Every day it stares me in the face. It mocks me with its splotches and marks and imperfections. It follows me into almost every room. And even when it doesn't follow me, it never leaves. I can see it out of the corner of my eye. I can feel its presence. It lies in wait. And sooner or later, it is underfoot once again.
When we first saw Guido, I felt deep in my heart that it was the house for us. I knew when I looked at the website. I got that fluttery, warm excitement you feel when you first fall hard for someone -- or something. And in person it was even more incredible. Our dream house. One aspect was not ideal but it was not a deal-breaker for us -- the wall-to-wall carpet. Ecru-hued berber carpet. In fact, at the time I figured it was perfect for Q to learn how to crawl and then walk. He could take some tumbles and the carpet wouldn't be too painful for him. Heck, I grew up in a carpeted home. It was cozy to me. Hardwood floors were beautiful, but they were, well, hard. And my big-headed baby could use a little extra padding in life. What I didn't anticipate was just how quickly the stains would build up. Seriously, I see a new stain everyday. And we don't wear shoes around the house! But, we do have a toddler who tends to hide bits of food in the crevices of his fingers and toes. We do eat in the family room sometimes. We're not as anal as we should be about it. I try not to let it bother me. But I do feel ashamed that we have been in the house for only 10 months, and this brand new carpet looks 5 years old.
I tell myself that we'll do something about this mess once we're done with toddlers. But then I'm sure older kids can be just as stain-producing. T thinks the answer is to buy our own steam cleaner. Maybe he's right. Maybe one day we'll change the flooring. Maybe we'll just move the furniture around to hide the stains. Like the other day when I flipped the couch cushions over. Voila!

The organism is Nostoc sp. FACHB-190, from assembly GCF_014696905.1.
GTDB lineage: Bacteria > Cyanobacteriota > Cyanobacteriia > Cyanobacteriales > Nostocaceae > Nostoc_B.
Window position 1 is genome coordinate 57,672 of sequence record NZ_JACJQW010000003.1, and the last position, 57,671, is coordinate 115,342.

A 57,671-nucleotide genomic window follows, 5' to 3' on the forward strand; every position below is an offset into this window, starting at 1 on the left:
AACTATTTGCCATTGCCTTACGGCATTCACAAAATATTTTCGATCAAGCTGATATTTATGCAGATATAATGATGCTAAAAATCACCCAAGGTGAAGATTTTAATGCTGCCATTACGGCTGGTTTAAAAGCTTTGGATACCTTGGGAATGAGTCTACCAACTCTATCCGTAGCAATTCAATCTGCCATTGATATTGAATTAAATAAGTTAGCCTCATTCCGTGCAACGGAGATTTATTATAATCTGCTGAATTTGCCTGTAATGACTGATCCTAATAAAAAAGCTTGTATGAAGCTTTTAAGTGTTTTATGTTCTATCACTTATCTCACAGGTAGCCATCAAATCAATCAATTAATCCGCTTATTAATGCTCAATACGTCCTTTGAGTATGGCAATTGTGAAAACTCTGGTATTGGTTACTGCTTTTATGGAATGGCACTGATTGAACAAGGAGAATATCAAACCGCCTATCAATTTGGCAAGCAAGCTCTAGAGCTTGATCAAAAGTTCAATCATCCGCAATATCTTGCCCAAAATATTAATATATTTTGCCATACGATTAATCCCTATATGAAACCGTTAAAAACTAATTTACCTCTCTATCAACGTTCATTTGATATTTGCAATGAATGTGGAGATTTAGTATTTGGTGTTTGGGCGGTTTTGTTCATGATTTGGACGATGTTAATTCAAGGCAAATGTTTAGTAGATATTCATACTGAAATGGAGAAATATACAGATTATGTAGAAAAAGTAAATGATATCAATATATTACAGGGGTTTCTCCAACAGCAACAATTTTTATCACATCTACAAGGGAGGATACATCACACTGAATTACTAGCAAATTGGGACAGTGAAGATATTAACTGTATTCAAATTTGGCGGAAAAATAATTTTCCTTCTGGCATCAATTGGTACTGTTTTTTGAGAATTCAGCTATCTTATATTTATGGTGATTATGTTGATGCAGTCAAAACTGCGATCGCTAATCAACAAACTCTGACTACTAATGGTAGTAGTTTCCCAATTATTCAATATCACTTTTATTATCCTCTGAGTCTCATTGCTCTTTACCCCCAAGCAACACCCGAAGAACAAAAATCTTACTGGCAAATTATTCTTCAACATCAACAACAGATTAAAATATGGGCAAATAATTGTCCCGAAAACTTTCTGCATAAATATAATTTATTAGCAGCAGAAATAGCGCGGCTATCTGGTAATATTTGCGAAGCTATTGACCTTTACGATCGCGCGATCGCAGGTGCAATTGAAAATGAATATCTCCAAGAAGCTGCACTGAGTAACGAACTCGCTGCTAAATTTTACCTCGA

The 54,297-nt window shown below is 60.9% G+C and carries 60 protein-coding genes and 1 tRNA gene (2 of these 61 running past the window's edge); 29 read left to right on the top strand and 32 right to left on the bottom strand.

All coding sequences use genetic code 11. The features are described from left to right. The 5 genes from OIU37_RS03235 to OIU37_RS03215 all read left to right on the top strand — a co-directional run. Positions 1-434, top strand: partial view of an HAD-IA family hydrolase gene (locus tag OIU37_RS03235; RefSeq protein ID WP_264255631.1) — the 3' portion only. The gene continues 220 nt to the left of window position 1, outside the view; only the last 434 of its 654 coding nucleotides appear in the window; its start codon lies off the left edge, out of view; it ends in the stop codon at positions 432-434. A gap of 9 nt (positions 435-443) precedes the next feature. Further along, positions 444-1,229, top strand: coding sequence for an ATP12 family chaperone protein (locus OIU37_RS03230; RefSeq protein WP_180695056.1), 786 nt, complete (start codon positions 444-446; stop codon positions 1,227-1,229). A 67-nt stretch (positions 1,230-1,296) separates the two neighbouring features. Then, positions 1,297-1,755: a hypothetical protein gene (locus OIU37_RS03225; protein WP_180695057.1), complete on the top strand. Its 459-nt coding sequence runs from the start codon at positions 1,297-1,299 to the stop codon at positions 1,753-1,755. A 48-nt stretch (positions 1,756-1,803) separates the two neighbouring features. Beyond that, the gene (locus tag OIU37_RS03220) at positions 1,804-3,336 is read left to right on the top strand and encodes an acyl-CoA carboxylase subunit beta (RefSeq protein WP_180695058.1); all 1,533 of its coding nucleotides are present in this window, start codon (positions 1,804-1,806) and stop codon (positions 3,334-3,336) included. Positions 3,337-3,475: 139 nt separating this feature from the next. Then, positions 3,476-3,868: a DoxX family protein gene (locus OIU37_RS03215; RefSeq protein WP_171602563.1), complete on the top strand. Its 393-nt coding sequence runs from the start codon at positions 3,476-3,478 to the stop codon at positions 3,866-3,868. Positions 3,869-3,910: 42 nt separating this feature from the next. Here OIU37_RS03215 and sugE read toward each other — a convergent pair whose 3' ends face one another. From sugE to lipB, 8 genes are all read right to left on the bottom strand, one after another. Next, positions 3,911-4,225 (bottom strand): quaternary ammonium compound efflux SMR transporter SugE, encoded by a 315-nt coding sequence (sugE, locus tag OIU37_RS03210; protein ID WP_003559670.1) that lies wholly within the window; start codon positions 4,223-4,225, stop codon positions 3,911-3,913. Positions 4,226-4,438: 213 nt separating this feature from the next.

But in the meantime, this marred carpet has become more of a mirror than a floor. Revealing my flaws, reveling in my foibles. It reminds me on regular basis that I'm not one of those Martha Stewart types. That I may never be a domestic goddess. That I could be a better mom. That I'm lazy. That my work ethic needs some working on. That I don't deserve certain luxuries. That I'm riddled with Catholic guilt. Stop talking to me, dirty carpet! Your stains are like tiny daggers to my soul! Or like the uncut nails of a certain toddler on my arm.
But really, I don't want to be like Martha. That's not me. If my carpet is a window to my soul, then you'll see who I am next time you come over. Just look down. I have some scars. I have some sunspots. Sometimes I conceal. Sometimes I don't. I try to be my best self. And sometimes I don't. Real talk.